Spanish “a la English”

Dual Language Teachers, Administrators, and District Leaders:

 

This article serves as a reminder to us all, that the English language is powerful. It is cradled and protected by a U.S. schooling system that unlike others around the world, views multilingualism and multiliteracy instruction with disdain. This is especially true if the multilingual learner belongs to a Black and/or Indigenous Community of Color.

 

English-only movements in education continue to promote the idea that somehow being an English monolingual speaker makes you more patriotic. And, even in culturally sustaining programs like dual language education, this focus on English monolingualism impacts biliteracy instruction via a phenomenon I refer to as teaching Spanish “a la English.”

 

There are many similarities between Spanish and English that should be leveraged by students and educators engaged in biliteracy work. However, there are also important orthographic differences that impact initial literacy in each of the two languages (Medina & Penton, 2019).

 

English is an opaque language, and thus, teachers focus on initial consonant sounds as the foundation for initial literacy. Spanish is a transparent language that allows for initial literacy instruction to focus on syllable and vowel work. In English, there are five vowels that produce fifteen sounds, whereas in Spanish, the five vowels produce only five sounds (Mora, 2016). This major difference is often ignored as dual language educators are charged to imitate what is imperative in the development of English literacy and superimpose it on to literacy instruction in Spanish.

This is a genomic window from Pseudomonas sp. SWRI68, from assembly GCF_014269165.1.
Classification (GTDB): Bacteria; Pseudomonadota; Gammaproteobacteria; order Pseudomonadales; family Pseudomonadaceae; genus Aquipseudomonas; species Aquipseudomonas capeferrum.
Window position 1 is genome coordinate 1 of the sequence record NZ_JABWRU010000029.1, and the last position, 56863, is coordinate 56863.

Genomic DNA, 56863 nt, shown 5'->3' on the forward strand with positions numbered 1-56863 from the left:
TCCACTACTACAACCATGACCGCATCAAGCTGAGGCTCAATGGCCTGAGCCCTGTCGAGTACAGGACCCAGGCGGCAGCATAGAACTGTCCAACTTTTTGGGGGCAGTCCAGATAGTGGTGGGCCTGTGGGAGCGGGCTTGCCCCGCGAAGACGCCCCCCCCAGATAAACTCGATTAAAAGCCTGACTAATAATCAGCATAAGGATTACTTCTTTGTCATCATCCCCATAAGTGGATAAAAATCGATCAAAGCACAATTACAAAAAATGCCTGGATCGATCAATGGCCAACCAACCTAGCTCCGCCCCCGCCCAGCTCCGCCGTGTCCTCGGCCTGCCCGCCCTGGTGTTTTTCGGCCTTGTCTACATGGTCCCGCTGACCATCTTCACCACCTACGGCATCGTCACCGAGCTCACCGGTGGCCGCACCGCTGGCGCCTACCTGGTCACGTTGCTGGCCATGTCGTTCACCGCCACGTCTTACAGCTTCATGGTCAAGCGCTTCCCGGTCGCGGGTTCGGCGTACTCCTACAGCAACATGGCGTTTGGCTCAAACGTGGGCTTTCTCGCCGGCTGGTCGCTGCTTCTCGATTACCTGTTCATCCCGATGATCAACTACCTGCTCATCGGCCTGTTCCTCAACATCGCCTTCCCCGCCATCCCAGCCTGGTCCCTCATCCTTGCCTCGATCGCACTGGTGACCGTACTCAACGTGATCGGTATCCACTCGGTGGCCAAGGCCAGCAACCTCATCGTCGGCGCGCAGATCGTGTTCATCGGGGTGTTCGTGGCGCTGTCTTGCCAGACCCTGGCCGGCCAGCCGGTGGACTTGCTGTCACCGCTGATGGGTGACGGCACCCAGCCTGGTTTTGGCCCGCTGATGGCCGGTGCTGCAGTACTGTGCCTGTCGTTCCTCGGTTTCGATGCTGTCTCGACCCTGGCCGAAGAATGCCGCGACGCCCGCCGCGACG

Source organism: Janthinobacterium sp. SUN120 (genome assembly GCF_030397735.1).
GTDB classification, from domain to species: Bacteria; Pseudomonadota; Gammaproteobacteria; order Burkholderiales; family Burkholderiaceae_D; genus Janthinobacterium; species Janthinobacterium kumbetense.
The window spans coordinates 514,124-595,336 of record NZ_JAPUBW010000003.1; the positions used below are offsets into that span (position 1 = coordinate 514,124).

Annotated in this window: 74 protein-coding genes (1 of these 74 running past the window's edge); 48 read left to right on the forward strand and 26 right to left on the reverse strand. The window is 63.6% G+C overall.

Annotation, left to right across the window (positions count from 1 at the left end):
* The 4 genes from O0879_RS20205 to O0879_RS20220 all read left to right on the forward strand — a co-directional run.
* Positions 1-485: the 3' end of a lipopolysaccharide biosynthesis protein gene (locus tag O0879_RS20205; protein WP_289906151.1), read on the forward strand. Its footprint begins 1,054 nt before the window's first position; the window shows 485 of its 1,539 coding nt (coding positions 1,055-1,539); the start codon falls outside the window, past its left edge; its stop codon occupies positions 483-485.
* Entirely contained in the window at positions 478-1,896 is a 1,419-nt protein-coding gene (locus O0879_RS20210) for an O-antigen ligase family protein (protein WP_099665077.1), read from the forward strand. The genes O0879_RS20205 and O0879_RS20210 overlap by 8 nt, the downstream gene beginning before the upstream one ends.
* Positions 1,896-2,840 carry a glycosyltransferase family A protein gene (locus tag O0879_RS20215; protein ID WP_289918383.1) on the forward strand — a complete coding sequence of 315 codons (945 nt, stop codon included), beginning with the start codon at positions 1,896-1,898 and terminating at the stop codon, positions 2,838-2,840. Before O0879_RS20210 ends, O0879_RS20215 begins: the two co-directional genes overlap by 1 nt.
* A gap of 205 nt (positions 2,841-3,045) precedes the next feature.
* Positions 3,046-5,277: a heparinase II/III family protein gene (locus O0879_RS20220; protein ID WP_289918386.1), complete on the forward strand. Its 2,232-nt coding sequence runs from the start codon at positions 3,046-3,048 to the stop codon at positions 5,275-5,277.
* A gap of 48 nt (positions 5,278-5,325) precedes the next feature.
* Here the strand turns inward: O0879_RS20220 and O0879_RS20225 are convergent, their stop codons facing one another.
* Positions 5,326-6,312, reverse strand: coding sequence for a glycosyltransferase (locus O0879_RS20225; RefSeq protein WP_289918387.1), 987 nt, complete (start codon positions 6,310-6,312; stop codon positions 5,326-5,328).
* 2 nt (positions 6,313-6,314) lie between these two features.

Because of the privilege of English, many dual language educators continue to be asked by district and campus leaders to facilitate literacy instruction in Spanish, as part of dual language programming, via the use of strategies that have little to no impact in the development of reading ability in Spanish. These include, but are not limited to, the use of guided reading, word walls, onset rime, and sight words. Strategies that are important in developing English literacy can be leveraged and used as part of biliteracy instruction, but adjustments must be made so that they make sense in terms of Spanish language development.

 

In my upcoming articles for duallanguageschools.org, I will address some of these strategies and how they can be leveraged to truly be of benefit to our emergent bilingual students enrolled in dual language programs in a U.S. context. In the interim, beware of facilitating Spanish instruction “a la English!”

 

Your amigo and colega,

José

 

References:

 

Medina, J. L. and Penton-Herrera, L. J. “The Synergy of Theory, Practice, and Language.” Language Magazine, Aug. 2019, pp. 24-28.

 

Mora, J. K. (2016). Spanish Language Pedagogy for Biliteracy Programs. San Diego, CA: Montezuma Publishing.

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